Let this be a lesson to us all. Poppy says it best herself…(read from the bottom up)


Twitter – warping our view of the real world?

Last week I was lucky enough to be able to attend Mashup’s event for Social Media Week London on Twitter and the future of journalism. It was a fantastic look at the role Twitter plays in today’s journalism and how it’s changing our view of what’s newsworthy and what’s not.

Of course there were the Twitter positives: self-publishing, raw reporting, finding and reaching people you wouldn’t normally be able to, breaking news, the huge opportunities for agile media newcomers, publishing to readers on the platforms they’re engaging with, staying in touch with audiences and finding niches etc etc.

However, it started to emerge that there is a seedy underside to Twitter, firstly that validation and verification are two huge problems on the platform, but even more significantly, that our view of the world can being massively narrowed by an over reliance on social media.

One of the big advantages of Twitter for users is that they can choose to personalise their content and filter it by the type of information they want to read. And one of the disadvantages of Twitter is that people can easily choose to listen to very little.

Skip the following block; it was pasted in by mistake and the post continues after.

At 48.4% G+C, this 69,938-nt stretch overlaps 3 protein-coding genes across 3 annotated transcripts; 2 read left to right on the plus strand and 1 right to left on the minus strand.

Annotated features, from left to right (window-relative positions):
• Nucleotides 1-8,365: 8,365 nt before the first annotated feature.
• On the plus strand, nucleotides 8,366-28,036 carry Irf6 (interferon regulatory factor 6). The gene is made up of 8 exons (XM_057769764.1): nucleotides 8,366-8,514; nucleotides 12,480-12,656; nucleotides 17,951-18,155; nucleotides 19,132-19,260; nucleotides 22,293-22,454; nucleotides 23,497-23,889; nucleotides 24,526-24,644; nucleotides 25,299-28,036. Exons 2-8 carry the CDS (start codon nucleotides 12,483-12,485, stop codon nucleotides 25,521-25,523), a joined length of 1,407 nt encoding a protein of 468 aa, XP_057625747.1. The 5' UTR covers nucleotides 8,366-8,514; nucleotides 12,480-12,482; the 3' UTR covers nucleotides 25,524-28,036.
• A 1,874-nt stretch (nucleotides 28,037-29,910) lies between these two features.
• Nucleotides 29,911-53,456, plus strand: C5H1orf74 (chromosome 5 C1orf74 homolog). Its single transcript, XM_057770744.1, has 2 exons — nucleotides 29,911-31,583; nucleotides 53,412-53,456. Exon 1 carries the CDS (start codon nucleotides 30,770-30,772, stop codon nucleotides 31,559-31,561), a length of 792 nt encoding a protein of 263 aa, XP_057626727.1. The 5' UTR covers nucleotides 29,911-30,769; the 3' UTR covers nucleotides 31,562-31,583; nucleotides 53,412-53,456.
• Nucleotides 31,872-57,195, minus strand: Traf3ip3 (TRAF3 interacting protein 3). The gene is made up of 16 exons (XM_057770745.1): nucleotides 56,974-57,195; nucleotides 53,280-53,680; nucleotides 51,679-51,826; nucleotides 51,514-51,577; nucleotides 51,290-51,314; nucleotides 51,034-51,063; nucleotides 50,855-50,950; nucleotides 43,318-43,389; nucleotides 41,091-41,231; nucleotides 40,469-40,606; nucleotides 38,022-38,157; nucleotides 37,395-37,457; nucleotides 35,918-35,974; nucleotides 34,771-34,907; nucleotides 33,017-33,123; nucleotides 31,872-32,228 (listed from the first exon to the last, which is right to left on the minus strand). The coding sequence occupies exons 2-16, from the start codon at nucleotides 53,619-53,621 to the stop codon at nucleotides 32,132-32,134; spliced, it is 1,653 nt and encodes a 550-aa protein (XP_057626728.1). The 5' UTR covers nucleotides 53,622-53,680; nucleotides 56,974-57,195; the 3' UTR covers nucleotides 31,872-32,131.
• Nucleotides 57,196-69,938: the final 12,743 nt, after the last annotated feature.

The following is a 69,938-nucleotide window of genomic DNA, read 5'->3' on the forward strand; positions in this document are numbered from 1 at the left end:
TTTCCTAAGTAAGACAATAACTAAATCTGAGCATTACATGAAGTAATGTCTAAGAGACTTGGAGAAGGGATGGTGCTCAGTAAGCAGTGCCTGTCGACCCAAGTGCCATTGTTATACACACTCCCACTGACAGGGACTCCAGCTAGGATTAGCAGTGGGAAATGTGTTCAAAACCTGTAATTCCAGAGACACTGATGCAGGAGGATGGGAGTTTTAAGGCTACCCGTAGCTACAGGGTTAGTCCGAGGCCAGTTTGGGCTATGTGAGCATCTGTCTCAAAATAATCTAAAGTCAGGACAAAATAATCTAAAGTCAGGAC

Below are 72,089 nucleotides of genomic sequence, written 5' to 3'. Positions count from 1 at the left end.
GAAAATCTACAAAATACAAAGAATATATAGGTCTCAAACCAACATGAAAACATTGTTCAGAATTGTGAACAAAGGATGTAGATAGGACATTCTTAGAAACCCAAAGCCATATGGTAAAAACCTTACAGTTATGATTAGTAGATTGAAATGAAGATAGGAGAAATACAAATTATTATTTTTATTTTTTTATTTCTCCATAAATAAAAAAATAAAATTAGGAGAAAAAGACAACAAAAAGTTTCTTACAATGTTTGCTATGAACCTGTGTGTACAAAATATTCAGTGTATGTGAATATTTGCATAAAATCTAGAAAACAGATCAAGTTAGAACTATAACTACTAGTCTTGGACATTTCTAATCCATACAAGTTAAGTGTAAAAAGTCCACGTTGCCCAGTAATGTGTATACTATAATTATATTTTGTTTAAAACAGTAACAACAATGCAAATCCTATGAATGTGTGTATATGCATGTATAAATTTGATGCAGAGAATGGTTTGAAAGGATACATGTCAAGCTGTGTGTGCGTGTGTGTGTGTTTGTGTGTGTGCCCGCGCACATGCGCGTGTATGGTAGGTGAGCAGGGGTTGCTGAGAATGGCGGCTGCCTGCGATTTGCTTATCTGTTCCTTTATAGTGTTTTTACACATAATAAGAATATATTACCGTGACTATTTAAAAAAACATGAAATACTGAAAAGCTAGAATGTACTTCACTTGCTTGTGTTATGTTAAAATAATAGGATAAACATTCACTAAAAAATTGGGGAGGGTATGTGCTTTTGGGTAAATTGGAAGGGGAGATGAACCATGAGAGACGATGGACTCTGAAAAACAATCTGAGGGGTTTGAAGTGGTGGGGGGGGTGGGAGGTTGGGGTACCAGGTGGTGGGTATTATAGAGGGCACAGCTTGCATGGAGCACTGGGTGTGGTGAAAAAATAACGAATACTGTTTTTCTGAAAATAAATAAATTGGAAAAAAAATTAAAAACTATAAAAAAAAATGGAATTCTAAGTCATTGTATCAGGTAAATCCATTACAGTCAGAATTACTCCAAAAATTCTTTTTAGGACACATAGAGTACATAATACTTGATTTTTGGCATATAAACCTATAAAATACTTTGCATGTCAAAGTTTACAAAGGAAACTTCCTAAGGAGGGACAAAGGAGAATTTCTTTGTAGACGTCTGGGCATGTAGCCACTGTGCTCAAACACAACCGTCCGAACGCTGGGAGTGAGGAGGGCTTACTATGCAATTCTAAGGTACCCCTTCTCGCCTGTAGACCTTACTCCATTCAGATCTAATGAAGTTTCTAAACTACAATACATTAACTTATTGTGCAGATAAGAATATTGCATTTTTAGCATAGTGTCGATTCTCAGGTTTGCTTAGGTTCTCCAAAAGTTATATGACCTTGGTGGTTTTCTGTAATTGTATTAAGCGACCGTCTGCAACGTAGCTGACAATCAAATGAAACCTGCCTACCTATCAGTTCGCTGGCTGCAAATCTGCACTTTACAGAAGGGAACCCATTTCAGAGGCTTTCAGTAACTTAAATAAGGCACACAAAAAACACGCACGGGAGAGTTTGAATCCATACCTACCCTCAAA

This gives us a warped perspective on what’s important and what’s not. Social discovery doesn’t mean you’re getting a wide angled view of the world, it just means you’re discovering things that people you’re similar to (such as your friends) have found.

We need to remember this when we’re either consuming content from Twitter or using it as a source of leads for our next story. There’s whole world of news out there which we won’t ever come into contact with if we rely on our social connections alone.

Thwarting the Hashtag Pirates

Hashtags, what a magnificently simple way to link together content in the noisy world which is Twitter. But what can you do if your skilfully created hashtag associated with an in-depth campaign is hijacked by some naughty scallywags intent on spreading mischief and mayhem?

McDonalds have been in the press this week after their #McDonaldsStories tag was picked up by users to spread their horror story experiences at the restaurant chain. McDonalds, a company not without its fair share of detractors, was perhaps a little naive to think that members of the social audience wouldn’t jump on this opportunity to pan the brand. Sticking with its first hashtag #MeetTheFarmers may have been a better idea.